Diluting Methadone To Liquid Form – Practice, Negative Impact, Diversion

The dilution of methadone with water was initiated as a result of the first federal methadone regulations because it was believed that this policy would reduce the diversion of methadone. While initially this policy may have had an impact within a short time most prospective buyers learning that methadone was now diluted with water and how to measure the amount of drug. Therefore diluting methadone with another solution usually sterile water has had a minimal impact on methadone diversion while creating other consequences that were not anticipated.

Comments on Methadone Diversion

Concern or rather the over-concern about methadone diversion has created a number of policies that programs and patients must adhere to while doing very little to reduce diversion. First it must be emphasized that the great majority of methadone patients take their medication as prescribed and do not sell or give it to anyone else. Therefore these policies have had a far-reaching impact on patients that are compliant.

System proposes that if diversion is of such concern to the federal and state agencies that “real efforts” be made to make methadone available to everyone that needs it. Studies have demonstrated that diverted methadone is typically purchased by addicts who are not able to get into treatment for whatever reason (i.e. wait lists, documentation, cost, program policy, believe methadone myths) (John Galea, Street Research Unit, OASAS, personal communication 2003). Instead of creating policies that make program policies more rigid and controlling and thus less attractive to prospective patients efforts should be focused on how to make treatment available to everyone that needs it. With the majority of dependent opioid addicts in methadone treatment the need for illicit methadone would cease. In countries where citizens have a right to medical and health care and methadone treatment is integrated into the medical system illicit methadone does not exist. It makes no sense for an addict to pay for something that is free and easily available (M. Reisinger, personal communication, 2002).

Methadone Dilution – Negative Impact

The dilution of methadone has a negative psychological impact on methadone patients and therefore results in a policy that is anti-therapeutic. No other medication is diluted in such a manner. Every time that a patient gets their medication — that is often diluted in front of them — a message is communicated to them that they are different than other medical patients and untrustworthy. Thus the program is forced to participate in a procedure that contributes to the low self-esteem of methadone patients. Former addicts may also harbor anxieties about their medication being diluted without their permission or that someone is diverting it from the clinic because they were subjected to practices like this (A Byrne, personal conversation, 2002).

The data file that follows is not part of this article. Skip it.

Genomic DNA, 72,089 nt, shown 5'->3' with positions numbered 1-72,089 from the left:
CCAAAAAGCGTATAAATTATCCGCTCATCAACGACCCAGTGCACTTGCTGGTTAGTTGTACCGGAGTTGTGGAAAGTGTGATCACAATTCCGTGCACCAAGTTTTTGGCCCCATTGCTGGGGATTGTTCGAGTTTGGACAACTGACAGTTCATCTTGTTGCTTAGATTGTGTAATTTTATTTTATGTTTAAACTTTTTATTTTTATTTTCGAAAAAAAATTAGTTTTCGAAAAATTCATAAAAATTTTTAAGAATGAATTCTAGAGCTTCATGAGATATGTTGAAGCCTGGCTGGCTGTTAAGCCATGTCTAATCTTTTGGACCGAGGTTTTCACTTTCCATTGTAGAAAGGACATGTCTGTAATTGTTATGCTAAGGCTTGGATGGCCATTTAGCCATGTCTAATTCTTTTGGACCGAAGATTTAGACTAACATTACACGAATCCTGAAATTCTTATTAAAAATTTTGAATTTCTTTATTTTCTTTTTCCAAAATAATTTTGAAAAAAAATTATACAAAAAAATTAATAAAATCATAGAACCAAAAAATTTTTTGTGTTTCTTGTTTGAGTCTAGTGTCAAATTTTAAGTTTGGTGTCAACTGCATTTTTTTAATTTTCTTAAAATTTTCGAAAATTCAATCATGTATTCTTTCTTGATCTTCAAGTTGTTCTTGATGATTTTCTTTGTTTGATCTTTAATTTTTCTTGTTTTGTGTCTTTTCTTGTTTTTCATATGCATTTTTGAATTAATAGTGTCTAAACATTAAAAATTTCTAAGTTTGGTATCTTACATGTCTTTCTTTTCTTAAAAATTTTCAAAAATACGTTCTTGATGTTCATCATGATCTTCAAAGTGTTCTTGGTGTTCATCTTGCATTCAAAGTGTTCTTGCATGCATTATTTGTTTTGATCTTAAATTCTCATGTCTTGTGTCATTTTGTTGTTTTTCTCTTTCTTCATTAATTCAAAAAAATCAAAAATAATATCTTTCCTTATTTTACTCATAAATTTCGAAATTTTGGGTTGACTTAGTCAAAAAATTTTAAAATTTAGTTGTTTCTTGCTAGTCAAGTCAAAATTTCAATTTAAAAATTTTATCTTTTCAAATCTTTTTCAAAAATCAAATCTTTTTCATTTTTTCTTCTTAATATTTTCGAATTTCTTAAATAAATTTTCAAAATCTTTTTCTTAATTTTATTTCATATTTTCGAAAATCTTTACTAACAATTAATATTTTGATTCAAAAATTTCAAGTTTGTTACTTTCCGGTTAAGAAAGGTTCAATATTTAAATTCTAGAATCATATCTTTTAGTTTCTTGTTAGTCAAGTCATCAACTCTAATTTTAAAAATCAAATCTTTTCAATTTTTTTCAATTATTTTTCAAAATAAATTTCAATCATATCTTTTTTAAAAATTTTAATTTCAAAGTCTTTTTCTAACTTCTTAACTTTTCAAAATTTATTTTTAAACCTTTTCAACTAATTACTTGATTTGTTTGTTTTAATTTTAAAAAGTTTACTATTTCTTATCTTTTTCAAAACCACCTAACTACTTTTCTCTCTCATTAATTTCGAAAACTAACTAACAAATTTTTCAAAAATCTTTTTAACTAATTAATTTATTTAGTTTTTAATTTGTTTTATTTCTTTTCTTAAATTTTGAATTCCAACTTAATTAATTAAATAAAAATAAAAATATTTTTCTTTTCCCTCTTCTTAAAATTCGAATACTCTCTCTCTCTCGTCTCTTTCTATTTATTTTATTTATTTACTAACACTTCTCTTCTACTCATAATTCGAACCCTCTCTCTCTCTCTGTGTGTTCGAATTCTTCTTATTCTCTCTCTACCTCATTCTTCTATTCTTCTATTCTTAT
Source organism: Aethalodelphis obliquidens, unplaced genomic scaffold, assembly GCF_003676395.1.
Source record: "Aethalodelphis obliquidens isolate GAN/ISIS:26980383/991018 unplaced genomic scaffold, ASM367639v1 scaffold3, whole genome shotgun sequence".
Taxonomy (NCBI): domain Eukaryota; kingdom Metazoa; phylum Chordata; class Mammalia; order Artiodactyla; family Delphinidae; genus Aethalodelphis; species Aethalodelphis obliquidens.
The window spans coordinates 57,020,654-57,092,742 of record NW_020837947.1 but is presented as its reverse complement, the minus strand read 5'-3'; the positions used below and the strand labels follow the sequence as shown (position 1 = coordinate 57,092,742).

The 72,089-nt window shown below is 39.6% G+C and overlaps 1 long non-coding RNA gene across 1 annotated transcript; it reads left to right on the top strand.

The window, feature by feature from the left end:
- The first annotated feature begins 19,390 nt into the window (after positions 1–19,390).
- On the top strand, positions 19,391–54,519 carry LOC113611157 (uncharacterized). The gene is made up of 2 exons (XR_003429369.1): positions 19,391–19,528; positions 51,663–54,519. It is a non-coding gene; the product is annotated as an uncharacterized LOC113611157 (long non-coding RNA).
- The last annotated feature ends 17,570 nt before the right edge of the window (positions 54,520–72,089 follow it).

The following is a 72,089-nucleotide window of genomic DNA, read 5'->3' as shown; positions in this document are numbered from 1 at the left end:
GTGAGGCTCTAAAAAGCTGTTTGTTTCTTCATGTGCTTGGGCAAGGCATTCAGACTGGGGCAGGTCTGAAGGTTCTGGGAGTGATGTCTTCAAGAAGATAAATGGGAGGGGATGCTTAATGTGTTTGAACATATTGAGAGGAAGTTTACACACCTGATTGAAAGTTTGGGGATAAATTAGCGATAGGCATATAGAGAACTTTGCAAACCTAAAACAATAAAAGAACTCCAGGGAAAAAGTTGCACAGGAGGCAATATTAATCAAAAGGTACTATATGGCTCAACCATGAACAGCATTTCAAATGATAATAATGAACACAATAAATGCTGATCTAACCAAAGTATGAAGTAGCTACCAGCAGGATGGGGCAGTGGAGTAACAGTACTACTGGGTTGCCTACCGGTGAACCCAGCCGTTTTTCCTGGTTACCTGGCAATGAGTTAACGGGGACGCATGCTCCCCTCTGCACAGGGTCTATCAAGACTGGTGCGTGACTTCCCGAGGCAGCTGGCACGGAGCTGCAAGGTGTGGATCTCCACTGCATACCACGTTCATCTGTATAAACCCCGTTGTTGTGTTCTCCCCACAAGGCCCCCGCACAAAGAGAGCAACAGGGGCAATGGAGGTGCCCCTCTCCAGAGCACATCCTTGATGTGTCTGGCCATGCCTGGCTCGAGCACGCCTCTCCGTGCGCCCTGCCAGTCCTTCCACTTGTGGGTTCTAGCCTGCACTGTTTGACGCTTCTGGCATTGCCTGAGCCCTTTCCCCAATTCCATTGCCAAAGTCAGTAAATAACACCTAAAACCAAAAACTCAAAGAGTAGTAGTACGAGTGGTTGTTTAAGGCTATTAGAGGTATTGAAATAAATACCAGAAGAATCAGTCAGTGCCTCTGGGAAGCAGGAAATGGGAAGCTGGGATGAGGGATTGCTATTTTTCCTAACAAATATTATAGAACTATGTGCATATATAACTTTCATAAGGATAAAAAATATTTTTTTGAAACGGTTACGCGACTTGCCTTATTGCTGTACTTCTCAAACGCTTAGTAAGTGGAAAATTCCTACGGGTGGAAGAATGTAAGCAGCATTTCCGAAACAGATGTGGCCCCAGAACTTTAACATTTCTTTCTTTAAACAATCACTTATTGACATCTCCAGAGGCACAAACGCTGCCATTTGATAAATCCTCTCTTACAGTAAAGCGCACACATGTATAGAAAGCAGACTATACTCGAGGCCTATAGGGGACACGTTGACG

Having one’s methadone dispensed in a pure form is reassuring to the patient that they are being treated like any other medical patient. Programs must come to realize that for methadone patients it is utmost importance that they be treated like any other medical patient. Diluting methadone has the potential to induce or worsen anxieties and even minor symptoms could be thought by the patient to be due to drug effects. Thus the treatment program has become the vehicle that promotes the same anxieties that the patient underwent while on the street.

Diluting methadone also has an impact that is rarely discussed because of the ramifications. Particularly when methadone is diluted and bottled prior to the patients coming to the clinic there is greater possibility of it being diverted by clinic staff. While such instances are rare they do occur as noted in a New York Times article in which a pharmacist was siphoning off the drugs he prepared for financial reasons (11/18/01). Almost every patient in methadone treatment has at least thought about this and the possibility that nursing or pharmacy staffs were diluting their methadone. System receives about eight complaints a year from patients suspicious about their medication. Since System has no investigative unit it is difficult to confirm how often these instances are occurring. However, the number of complaints indicates that a problem exists and that administering methadone in its standard form reduces suspicion and is reassuring for patients that they are treated like other medical patients.


Therefore System encourages programs to re-think their policy of diluting methadone. It is harmful to the psychic health of their patients who are constantly suspicious of the program and motives of the staff. Ending theses policies can only help to improve the therapeutic alliance that is necessary between patients and programs and improve the quality of treatment. It will also work towards reducing the stigma and elevate methadone treatment and the professionals working in it to their rightful place as a legitimate medical procedure.


New York Times, November 18, 2001. Prosecutors Say Greed Drove Pharmacist to Dilute Drugs, page 1.


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